I walked into an elegant, chic clothing store, circa 1950. Plush carpet, elaborate lighting; tufted round benches and armchairs awaited the shopper while attendants brought the latest in fashion and design. Taken back and overwhelmed by the glitz and glam of the store, I focused on my purpose for being there. I had to make a decision; Easter was only a few days away and I needed a dress.
Dreams have a powerful effect on us. These early moments of a dream I had a week ago – a few weeks after Easter this year – have stayed with me. Many times I have reflected on this dream and pondered its significance. As you continue to read it, you may think I’m crazy but I can’t shake the feeling that I need to share it with you.
As I ascended the few steps into the store, an older couple passed as they strolled to the exit. The man looked quite sophisticated in his tailor-made Frank Sinatra suit, a Fedora angled ever so slightly on his head. His wife’s style coordinated with sophistication. Her fitted suit was the same hue as her polished pumps and tilt hat. Pure white gloves completed the ensemble.
A Voice spoke, “Remember that couple; notice their clothes. That’s going to be significant later. They’ve already made their choice; they’re ready for Easter.”
I selected a few dresses to try on in the dressing room. Consistent with the aura of 1950’s chic, a variety of people waited in a lounge area of couches and armchairs outside the dressing rooms.
The Voice spoke again, “Look at these people – each of them. Think about them before you enter the fitting room and make your choice.”
I first noticed a young man on the couch; he leaned forward, his focus on a young woman in the chair sitting perpendicular to the couch. They appeared to have just met as they joked and flirted with one another. They didn’t care about Easter; they didn’t care about new clothes. Their concerns didn’t exceed what was going on in the moment. And for right now, the moment was each other.
A young man waiting with his older parents next drew my attention. The older man’s beard and the yarmulke upon his head revealed them to be Jewish. The parents were pleading with their son; they wanted him to celebrate Passover with them. More secular than his religious parents, the son had never grown a beard. According to the traditions, this refusal prevented him from joining the celebration. The father tried to convince the young man to wear a beard-looking mask crocheted by the mother. The parents hoped the young man would appear to believe on the outside, even if his heart didn’t believe.*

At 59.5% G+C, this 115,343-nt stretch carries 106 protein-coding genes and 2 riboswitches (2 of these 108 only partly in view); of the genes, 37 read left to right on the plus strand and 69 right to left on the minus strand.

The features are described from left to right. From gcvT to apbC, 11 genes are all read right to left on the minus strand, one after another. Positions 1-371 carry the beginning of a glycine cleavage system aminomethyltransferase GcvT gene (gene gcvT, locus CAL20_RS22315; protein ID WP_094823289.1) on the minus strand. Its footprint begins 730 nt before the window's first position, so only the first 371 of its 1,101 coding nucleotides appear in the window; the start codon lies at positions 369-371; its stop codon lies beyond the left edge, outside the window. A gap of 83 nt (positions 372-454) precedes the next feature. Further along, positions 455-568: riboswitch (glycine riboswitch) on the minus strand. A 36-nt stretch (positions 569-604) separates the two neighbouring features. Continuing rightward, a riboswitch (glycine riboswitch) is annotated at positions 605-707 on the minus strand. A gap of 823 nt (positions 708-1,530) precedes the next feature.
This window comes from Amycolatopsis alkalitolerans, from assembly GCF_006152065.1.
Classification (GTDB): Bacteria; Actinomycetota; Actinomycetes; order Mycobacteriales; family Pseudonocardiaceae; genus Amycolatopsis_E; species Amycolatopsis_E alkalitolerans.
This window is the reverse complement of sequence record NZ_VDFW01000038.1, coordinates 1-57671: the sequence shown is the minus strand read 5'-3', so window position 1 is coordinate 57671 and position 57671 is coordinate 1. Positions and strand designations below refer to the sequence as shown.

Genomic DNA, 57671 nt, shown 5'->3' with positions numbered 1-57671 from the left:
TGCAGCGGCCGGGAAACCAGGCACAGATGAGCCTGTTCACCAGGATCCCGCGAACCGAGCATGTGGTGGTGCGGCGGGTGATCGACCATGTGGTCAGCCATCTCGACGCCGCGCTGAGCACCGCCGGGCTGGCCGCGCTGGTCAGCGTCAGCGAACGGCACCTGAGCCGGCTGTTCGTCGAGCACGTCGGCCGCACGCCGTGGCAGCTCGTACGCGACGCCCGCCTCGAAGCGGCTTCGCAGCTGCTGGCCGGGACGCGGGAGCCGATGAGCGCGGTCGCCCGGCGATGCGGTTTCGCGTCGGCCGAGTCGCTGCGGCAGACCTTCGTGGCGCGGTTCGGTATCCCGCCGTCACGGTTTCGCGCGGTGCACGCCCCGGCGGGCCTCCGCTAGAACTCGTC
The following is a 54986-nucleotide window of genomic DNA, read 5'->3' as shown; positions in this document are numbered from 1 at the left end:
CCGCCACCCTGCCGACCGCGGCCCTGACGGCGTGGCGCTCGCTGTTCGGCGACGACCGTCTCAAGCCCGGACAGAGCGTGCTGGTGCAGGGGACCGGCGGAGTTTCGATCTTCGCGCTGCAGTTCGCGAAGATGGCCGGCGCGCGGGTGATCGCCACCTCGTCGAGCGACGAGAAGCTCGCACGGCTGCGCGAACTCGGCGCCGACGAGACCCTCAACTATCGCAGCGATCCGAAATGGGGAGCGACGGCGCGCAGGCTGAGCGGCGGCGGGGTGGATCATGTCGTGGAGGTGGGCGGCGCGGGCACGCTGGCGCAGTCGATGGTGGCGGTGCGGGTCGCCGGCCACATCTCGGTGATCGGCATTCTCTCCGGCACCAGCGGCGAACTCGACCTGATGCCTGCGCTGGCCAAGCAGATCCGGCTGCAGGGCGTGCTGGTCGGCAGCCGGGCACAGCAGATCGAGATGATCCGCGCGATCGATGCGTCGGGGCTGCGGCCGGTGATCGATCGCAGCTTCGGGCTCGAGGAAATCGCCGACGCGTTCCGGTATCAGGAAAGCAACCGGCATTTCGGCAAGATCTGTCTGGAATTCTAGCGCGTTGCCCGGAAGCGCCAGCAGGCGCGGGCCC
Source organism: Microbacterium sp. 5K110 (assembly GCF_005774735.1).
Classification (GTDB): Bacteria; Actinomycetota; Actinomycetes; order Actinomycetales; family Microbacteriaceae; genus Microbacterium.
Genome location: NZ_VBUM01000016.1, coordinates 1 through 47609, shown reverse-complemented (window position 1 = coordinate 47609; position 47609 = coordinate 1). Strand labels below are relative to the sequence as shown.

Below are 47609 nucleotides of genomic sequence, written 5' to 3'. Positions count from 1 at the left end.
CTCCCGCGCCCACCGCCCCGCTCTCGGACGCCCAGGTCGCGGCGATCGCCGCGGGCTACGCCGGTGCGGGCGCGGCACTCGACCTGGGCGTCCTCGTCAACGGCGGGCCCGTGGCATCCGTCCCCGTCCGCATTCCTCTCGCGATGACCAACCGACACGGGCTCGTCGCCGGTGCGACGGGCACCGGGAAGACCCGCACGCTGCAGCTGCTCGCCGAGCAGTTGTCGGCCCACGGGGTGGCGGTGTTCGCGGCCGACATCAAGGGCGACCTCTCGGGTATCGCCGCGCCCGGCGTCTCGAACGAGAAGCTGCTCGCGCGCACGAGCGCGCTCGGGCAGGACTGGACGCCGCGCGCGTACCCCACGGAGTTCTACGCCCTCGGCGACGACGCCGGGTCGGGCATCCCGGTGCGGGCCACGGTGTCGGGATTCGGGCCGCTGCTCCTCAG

A man lounging in the corner to my left was the final person in the room. I turned my focus to him and saw his focus was on his iPod. (A man can have an iPod in the 1950’s in a dream.) Although he wore earbuds to listen to the music, I realized his song selection also played through the store intercom. I stopped to listen to the music and heard the chorus to, “Do You Hear the People Sing?” I instantly recognized the popular song from the musical Les Miserables; a song of freedom, of refusal to succumb to slavery, of a battle fought with martyr’s blood, a song of hope. Hope that comes not in the horrors of this life but shines through the promise of life after our time on earth.
The Voice said of the man in the chair, the man listening to music, “He represents grace.”
I had taken in my surroundings; I had seen what I needed to see. I proceeded into the fitting room to try on my Easter dress choices.
Alone in my fitting room, I listened to the Voice speak a final time, “Those are the four choices. You can be like the first couple whose life focuses entirely on outward appearances. Yes, they’ll be at church on Easter morning and they will look splendid. But the Message will never penetrate past their outer sophistication.
Or, you can be like the second couple who will never see beyond this moment. They will have fun now but that will be all. They won’t even realize Easter is here until it has passed.
Or, you can be like the Jewish family. They’ll spend their lives so wrapped up in ancient traditions that they’ll miss the beautiful, personal fulfillment of those traditions.*
Or, you can be like the final man. Grace can pour into your life as the music flowed through the earbuds into his mind; grace can pour out of your life as the music poured out through the intercom system for anyone who would stop to listen.
Which is it? What’s your choice? What will you wear when resurrection morning comes?
"I delight greatly in the LORD; my soul rejoices in my God. For he has clothed me with garments of salvation and arrayed me in a robe of righteousness" (Isaiah 61:10).
* The requirement of a beard for Jewish men varies between different sects of Judaism based on their varying interpretations of Leviticus 19:27. The Jewish family in this dream isn't a criticism of Judaism or Jews, a belief system and people group I care about passionately. The representation in the dream is against the practice of rituals and traditions that have lost meaning to those who perform them - a phenomenon experienced throughout Christianity as well.